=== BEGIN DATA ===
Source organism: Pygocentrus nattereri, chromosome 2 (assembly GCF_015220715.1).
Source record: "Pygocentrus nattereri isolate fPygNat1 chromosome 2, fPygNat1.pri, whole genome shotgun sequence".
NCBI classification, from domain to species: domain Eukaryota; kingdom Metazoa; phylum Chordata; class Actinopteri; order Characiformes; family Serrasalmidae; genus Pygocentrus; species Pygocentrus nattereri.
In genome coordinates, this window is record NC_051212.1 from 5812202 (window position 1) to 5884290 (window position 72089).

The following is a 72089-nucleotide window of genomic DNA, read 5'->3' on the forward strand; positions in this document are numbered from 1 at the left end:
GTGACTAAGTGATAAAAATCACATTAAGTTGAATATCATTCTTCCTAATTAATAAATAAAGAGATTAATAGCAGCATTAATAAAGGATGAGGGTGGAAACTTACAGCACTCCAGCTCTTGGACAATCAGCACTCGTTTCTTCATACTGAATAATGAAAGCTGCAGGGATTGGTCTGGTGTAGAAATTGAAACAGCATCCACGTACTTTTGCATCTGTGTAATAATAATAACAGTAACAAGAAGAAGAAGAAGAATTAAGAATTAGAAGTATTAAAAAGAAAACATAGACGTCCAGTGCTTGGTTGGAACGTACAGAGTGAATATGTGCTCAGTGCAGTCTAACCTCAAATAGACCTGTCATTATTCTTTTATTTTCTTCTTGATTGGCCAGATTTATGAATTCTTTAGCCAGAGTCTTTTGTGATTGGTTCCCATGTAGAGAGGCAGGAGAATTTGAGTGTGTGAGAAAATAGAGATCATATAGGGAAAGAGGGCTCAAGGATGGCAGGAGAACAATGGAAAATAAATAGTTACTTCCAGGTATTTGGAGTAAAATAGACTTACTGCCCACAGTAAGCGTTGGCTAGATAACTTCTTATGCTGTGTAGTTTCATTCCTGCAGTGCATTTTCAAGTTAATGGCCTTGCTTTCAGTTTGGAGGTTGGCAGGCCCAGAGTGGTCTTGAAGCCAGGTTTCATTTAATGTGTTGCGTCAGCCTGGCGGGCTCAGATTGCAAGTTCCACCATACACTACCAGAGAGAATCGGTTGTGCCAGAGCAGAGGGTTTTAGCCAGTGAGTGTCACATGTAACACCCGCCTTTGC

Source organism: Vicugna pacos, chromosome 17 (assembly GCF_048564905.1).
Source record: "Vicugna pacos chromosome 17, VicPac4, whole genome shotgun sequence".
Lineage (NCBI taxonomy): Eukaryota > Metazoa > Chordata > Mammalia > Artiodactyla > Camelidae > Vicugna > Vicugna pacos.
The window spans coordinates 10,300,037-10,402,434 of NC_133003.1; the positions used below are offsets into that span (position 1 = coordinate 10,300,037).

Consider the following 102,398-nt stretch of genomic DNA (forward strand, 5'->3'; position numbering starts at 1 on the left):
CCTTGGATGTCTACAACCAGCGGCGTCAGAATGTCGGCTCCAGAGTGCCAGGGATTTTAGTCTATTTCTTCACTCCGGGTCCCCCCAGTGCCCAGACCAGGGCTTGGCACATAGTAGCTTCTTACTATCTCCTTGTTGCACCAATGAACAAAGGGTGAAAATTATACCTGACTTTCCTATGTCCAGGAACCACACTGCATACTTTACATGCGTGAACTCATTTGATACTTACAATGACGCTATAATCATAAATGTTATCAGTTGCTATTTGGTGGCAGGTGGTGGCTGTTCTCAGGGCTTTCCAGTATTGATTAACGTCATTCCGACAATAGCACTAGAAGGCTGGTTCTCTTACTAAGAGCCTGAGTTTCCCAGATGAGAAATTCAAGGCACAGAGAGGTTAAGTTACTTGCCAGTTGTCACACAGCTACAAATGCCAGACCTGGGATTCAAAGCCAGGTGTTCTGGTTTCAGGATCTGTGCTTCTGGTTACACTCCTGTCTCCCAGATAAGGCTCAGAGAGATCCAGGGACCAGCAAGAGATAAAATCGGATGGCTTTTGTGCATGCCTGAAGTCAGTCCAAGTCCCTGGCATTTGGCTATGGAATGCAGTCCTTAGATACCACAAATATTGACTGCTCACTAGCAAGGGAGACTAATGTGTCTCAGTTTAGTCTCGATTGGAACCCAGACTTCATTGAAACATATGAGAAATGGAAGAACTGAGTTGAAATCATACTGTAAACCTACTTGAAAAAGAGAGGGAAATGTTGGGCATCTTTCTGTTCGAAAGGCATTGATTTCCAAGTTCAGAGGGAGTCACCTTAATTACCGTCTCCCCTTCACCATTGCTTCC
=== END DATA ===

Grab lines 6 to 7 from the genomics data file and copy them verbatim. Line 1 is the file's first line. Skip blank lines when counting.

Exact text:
GTGACTAAGTGATAAAAATCACATTAAGTTGAATATCATTCTTCCTAATTAATAAATAAAGAGATTAATAGCAGCATTAATAAAGGATGAGGGTGGAAACTTACAGCACTCCAGCTCTTGGACAATCAGCACTCGTTTCTTCATACTGAATAATGAAAGCTGCAGGGATTGGTCTGGTGTAGAAATTGAAACAGCATCCACGTACTTTTGCATCTGTGTAATAATAATAACAGTAACAAGAAGAAGAAGAAGAATTAAGAATTAGAAGTATTAAAAAGAAAACATAGACGTCCAGTGCTTGGTTGGAACGTACAGAGTGAATATGTGCTCAGTGCAGTCTAACCTCAAATAGACCTGTCATTATTCTTTTATTTTCTTCTTGATTGGCCAGATTTATGAATTCTTTAGCCAGAGTCTTTTGTGATTGGTTCCCATGTAGAGAGGCAGGAGAATTTGAGTGTGTGAGAAAATAGAGATCATATAGGGAAAGAGGGCTCAAGGATGGCAGGAGAACAATGGAAAATAAATAGTTACTTCCAGGTATTTGGAGTAAAATAGACTTACTGCCCACAGTAAGCGTTGGCTAGATAACTTCTTATGCTGTGTAGTTTCATTCCTGCAGTGCATTTTCAAGTTAATGGCCTTGCTTTCAGTTTGGAGGTTGGCAGGCCCAGAGTGGTCTTGAAGCCAGGTTTCATTTAATGTGTTGCGTCAGCCTGGCGGGCTCAGATTGCAAGTTCCACCATACACTACCAGAGAGAATCGGTTGTGCCAGAGCAGAGGGTTTTAGCCAGTGAGTGTCACATGTAACACCCGCCTTTGC

Source organism: Vicugna pacos, chromosome 17 (assembly GCF_048564905.1).